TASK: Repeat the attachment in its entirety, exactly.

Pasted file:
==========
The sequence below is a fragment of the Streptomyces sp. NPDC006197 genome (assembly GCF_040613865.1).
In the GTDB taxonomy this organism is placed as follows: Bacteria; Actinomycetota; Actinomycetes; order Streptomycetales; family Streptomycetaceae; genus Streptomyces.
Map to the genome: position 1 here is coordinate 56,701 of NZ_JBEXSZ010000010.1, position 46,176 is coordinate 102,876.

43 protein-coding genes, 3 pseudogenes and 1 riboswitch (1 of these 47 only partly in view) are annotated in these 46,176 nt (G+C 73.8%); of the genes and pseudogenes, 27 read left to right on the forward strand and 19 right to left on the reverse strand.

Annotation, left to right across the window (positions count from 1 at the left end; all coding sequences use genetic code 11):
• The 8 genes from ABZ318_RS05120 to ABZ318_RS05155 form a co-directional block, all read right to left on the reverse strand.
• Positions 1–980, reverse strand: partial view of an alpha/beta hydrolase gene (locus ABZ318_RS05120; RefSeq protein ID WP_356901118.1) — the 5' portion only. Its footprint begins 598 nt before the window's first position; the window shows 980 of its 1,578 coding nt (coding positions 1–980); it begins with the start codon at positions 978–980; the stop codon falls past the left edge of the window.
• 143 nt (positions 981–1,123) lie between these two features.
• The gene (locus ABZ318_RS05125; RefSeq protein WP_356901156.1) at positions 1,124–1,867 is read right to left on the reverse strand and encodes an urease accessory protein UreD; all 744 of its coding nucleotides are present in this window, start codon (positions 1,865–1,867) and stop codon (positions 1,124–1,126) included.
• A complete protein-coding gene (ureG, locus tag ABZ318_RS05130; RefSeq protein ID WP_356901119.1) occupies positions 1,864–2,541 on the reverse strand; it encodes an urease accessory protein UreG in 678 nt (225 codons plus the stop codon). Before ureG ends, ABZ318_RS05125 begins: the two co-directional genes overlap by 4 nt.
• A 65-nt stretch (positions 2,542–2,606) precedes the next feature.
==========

The sequence below is a fragment of the Streptomyces sp. NPDC006197 genome (assembly GCF_040613865.1).
In the GTDB taxonomy this organism is placed as follows: Bacteria; Actinomycetota; Actinomycetes; order Streptomycetales; family Streptomycetaceae; genus Streptomyces.
Map to the genome: position 1 here is coordinate 56,701 of NZ_JBEXSZ010000010.1, position 46,176 is coordinate 102,876.

43 protein-coding genes, 3 pseudogenes and 1 riboswitch (1 of these 47 only partly in view) are annotated in these 46,176 nt (G+C 73.8%); of the genes and pseudogenes, 27 read left to right on the forward strand and 19 right to left on the reverse strand.

Annotation, left to right across the window (positions count from 1 at the left end; all coding sequences use genetic code 11):
• The 8 genes from ABZ318_RS05120 to ABZ318_RS05155 form a co-directional block, all read right to left on the reverse strand.
• Positions 1–980, reverse strand: partial view of an alpha/beta hydrolase gene (locus ABZ318_RS05120; RefSeq protein ID WP_356901118.1) — the 5' portion only. Its footprint begins 598 nt before the window's first position; the window shows 980 of its 1,578 coding nt (coding positions 1–980); it begins with the start codon at positions 978–980; the stop codon falls past the left edge of the window.
• 143 nt (positions 981–1,123) lie between these two features.
• The gene (locus ABZ318_RS05125; RefSeq protein WP_356901156.1) at positions 1,124–1,867 is read right to left on the reverse strand and encodes an urease accessory protein UreD; all 744 of its coding nucleotides are present in this window, start codon (positions 1,865–1,867) and stop codon (positions 1,124–1,126) included.
• A complete protein-coding gene (ureG, locus tag ABZ318_RS05130; RefSeq protein ID WP_356901119.1) occupies positions 1,864–2,541 on the reverse strand; it encodes an urease accessory protein UreG in 678 nt (225 codons plus the stop codon). Before ureG ends, ABZ318_RS05125 begins: the two co-directional genes overlap by 4 nt.
• A 65-nt stretch (positions 2,542–2,606) precedes the next feature.